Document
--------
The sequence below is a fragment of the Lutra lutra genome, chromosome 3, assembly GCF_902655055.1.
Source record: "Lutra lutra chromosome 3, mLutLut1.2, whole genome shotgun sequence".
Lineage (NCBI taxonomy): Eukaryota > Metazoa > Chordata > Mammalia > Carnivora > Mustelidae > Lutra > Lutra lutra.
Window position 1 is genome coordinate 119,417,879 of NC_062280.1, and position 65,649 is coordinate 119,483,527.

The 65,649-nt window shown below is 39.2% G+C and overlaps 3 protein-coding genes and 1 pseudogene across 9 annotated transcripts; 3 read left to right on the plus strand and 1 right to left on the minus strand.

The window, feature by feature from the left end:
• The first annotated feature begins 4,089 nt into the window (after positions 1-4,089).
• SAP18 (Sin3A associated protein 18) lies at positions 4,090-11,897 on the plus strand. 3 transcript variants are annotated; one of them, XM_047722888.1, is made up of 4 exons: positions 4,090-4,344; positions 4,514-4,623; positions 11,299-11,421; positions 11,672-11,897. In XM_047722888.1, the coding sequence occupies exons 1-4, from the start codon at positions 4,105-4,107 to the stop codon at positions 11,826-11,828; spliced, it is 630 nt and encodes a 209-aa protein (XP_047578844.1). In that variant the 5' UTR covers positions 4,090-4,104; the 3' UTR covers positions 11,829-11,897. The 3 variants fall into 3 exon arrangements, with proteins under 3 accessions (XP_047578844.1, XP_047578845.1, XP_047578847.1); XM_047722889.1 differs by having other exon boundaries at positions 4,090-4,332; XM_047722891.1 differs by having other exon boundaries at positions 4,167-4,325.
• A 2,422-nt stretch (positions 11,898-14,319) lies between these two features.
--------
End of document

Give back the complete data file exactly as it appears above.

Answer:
The sequence below is a fragment of the Lutra lutra genome, chromosome 3, assembly GCF_902655055.1.
Source record: "Lutra lutra chromosome 3, mLutLut1.2, whole genome shotgun sequence".
Lineage (NCBI taxonomy): Eukaryota > Metazoa > Chordata > Mammalia > Carnivora > Mustelidae > Lutra > Lutra lutra.
Window position 1 is genome coordinate 119,417,879 of NC_062280.1, and position 65,649 is coordinate 119,483,527.

The 65,649-nt window shown below is 39.2% G+C and overlaps 3 protein-coding genes and 1 pseudogene across 9 annotated transcripts; 3 read left to right on the plus strand and 1 right to left on the minus strand.

The window, feature by feature from the left end:
• The first annotated feature begins 4,089 nt into the window (after positions 1-4,089).
• SAP18 (Sin3A associated protein 18) lies at positions 4,090-11,897 on the plus strand. 3 transcript variants are annotated; one of them, XM_047722888.1, is made up of 4 exons: positions 4,090-4,344; positions 4,514-4,623; positions 11,299-11,421; positions 11,672-11,897. In XM_047722888.1, the coding sequence occupies exons 1-4, from the start codon at positions 4,105-4,107 to the stop codon at positions 11,826-11,828; spliced, it is 630 nt and encodes a 209-aa protein (XP_047578844.1). In that variant the 5' UTR covers positions 4,090-4,104; the 3' UTR covers positions 11,829-11,897. The 3 variants fall into 3 exon arrangements, with proteins under 3 accessions (XP_047578844.1, XP_047578845.1, XP_047578847.1); XM_047722889.1 differs by having other exon boundaries at positions 4,090-4,332; XM_047722891.1 differs by having other exon boundaries at positions 4,167-4,325.
• A 2,422-nt stretch (positions 11,898-14,319) lies between these two features.